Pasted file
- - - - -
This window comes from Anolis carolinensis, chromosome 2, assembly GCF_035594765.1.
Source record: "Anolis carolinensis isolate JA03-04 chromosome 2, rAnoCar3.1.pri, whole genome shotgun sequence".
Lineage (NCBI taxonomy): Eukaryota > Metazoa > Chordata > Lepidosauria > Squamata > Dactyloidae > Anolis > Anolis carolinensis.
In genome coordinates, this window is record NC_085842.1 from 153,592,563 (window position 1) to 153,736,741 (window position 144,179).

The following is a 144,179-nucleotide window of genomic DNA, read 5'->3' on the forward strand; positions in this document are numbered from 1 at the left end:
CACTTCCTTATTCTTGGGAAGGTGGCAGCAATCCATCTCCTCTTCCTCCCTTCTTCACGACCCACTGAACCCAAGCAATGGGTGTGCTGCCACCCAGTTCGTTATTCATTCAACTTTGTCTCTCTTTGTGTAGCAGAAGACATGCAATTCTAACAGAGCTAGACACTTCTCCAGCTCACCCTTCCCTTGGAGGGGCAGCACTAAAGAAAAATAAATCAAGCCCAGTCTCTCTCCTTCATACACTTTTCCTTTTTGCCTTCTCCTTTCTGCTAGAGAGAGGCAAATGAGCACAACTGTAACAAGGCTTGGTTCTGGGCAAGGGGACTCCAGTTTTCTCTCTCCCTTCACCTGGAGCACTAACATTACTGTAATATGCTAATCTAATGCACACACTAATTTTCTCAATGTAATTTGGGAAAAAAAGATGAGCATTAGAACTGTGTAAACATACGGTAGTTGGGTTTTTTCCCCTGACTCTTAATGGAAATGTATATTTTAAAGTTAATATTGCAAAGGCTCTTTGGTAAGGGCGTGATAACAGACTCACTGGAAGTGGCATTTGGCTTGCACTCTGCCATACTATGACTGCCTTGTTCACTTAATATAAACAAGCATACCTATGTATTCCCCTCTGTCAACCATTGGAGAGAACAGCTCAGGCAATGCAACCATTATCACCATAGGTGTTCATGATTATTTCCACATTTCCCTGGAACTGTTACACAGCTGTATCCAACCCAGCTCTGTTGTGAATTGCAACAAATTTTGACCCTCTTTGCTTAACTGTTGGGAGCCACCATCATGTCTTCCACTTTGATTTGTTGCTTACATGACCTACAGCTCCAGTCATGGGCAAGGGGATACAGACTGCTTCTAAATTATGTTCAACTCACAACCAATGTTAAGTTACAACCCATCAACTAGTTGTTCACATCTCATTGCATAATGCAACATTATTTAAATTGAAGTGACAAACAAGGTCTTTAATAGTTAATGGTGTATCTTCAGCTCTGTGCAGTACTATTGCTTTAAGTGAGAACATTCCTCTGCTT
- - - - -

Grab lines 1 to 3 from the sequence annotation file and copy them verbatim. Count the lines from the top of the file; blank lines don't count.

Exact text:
This window comes from Anolis carolinensis, chromosome 2, assembly GCF_035594765.1.
Source record: "Anolis carolinensis isolate JA03-04 chromosome 2, rAnoCar3.1.pri, whole genome shotgun sequence".
Lineage (NCBI taxonomy): Eukaryota > Metazoa > Chordata > Lepidosauria > Squamata > Dactyloidae > Anolis > Anolis carolinensis.